In the USA, mammography is highly regulated under the MQSA (Mammography Standards Quality Act). Congress enacted MQSA in 1997, to ensure that all women have access to quality mammography for the detection of breast cancer in its earliest, most treatable stage.
This ensures mandatory minimum standards and accreditation of both equipment and staff
- Equipment has to be accredited each year
- Typical examinations for each breast type have to be submitted by the hospital
- Reporting mammographers have to meet a minimum number of examinations per year
As part of accreditation of mammography units (we were just commissioning a new Hologic Selenia in our screening pavillion), all 'attendings' reporting digital mammograms require 8 hours of training/background knowledge, to legally report digital mammograms. This is checked by the FDA inspectors whose job is to insure compliance with the 'Act'.
Part of the training can be with an applications specialist, enabling you to get the most from your workstation, and how to use (and not abuse) your digital workstations. We were running a breast imaging update course in San Francisco last weekend, and covered Digital Mammography with 4.5 hours of AMA accredited CME, covering all aspects of Digital, including medico-legal aspects, pitfalls in reporting, IHE applied to FFDM, review of the trials and recent reviews, the use of CAD etc.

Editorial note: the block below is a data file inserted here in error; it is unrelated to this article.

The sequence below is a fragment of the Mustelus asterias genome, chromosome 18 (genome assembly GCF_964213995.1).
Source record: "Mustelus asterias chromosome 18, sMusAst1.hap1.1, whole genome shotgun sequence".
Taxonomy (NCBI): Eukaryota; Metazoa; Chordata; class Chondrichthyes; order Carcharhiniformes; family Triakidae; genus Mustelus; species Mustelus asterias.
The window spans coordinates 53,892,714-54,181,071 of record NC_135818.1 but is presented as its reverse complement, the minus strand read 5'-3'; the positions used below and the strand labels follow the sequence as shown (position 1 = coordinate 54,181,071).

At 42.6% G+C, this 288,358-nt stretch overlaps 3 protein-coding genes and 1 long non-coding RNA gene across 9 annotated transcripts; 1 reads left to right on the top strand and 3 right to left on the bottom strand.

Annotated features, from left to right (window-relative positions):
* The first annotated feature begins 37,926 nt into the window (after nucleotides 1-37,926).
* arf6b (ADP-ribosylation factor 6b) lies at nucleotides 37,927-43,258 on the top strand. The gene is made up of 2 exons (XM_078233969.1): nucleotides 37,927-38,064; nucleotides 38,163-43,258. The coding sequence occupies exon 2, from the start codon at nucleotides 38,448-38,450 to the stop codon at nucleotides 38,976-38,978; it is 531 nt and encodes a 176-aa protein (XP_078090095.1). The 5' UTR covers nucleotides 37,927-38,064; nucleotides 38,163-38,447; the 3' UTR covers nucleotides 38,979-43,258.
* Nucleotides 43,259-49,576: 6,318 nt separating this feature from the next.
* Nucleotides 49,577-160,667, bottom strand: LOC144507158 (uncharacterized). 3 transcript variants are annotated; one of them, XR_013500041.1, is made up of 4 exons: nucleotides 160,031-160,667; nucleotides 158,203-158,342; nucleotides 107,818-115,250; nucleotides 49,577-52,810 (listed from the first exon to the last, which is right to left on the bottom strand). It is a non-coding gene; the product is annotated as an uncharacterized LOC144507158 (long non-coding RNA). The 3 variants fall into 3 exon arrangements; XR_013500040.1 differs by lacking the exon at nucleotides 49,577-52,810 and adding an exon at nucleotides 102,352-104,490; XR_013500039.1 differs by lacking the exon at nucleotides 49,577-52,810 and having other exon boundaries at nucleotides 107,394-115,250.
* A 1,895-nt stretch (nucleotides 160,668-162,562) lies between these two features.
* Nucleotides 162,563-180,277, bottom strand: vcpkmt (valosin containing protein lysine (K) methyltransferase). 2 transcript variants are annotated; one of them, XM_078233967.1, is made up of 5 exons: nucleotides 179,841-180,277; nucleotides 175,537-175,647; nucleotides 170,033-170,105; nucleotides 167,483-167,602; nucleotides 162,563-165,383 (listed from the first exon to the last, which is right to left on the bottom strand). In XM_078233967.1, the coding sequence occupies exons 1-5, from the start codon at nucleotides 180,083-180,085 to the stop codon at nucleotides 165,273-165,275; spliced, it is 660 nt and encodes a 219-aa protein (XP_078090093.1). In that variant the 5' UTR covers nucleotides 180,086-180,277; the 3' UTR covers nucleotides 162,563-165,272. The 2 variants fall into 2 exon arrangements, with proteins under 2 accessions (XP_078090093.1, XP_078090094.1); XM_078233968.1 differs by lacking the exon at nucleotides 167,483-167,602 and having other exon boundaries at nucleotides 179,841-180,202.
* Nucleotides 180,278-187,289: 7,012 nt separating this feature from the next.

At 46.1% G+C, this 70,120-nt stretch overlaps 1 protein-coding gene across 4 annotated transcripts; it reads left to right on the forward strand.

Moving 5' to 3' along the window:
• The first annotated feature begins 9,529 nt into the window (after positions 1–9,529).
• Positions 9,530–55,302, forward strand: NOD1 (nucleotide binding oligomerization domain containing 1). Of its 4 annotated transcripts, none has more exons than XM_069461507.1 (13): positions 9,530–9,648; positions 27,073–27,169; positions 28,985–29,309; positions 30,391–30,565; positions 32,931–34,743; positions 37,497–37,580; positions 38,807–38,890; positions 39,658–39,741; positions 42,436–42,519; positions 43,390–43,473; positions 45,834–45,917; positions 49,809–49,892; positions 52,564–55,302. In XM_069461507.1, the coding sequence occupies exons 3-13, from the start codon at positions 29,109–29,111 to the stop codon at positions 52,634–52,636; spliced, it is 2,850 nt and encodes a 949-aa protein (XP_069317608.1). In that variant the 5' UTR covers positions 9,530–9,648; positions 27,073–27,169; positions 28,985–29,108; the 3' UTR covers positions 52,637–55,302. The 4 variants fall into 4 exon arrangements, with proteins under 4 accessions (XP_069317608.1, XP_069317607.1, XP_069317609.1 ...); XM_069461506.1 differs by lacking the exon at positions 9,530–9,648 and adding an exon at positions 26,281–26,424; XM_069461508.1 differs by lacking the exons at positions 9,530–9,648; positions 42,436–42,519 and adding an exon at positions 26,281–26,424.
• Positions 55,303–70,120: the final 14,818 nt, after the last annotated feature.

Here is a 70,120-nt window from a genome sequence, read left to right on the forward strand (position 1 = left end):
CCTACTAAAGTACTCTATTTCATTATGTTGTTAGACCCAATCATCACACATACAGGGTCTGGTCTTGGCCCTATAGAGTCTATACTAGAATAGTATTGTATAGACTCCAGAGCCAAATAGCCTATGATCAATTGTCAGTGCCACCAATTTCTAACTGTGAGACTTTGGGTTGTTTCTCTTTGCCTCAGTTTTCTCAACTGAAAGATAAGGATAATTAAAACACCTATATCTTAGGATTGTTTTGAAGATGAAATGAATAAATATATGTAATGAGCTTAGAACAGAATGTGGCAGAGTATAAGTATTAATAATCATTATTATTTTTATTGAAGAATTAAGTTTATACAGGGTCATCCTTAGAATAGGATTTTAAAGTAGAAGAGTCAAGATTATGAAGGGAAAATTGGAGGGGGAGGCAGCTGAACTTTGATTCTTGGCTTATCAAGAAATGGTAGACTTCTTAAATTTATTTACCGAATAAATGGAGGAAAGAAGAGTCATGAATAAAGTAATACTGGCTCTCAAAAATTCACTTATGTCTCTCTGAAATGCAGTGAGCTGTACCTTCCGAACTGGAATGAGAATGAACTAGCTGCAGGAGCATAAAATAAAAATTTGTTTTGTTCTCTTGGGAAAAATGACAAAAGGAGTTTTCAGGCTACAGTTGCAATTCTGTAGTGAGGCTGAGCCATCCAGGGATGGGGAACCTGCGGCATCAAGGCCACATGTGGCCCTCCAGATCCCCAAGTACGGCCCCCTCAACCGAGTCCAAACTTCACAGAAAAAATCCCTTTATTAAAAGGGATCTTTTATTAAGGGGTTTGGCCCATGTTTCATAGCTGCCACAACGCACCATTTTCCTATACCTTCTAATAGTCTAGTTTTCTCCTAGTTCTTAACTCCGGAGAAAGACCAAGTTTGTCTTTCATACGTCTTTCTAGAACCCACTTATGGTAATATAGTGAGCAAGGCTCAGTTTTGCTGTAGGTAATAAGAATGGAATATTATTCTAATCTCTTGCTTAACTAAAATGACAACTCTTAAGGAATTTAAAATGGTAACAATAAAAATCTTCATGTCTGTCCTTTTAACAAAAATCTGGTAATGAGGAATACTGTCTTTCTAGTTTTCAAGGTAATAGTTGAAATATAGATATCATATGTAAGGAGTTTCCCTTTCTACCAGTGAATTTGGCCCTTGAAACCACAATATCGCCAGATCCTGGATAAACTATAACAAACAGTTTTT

Some of the issues of working in a mixed environment (due to economic constraints) we are encountering every day, as we work with a mix of analogue, FUJI CR and Hologic FFDM. Our workstations are Selenia's but do not display the FUJI images as intended, which is where IHE is supposed to come in and ensure that images can be displayed, independent of vendor.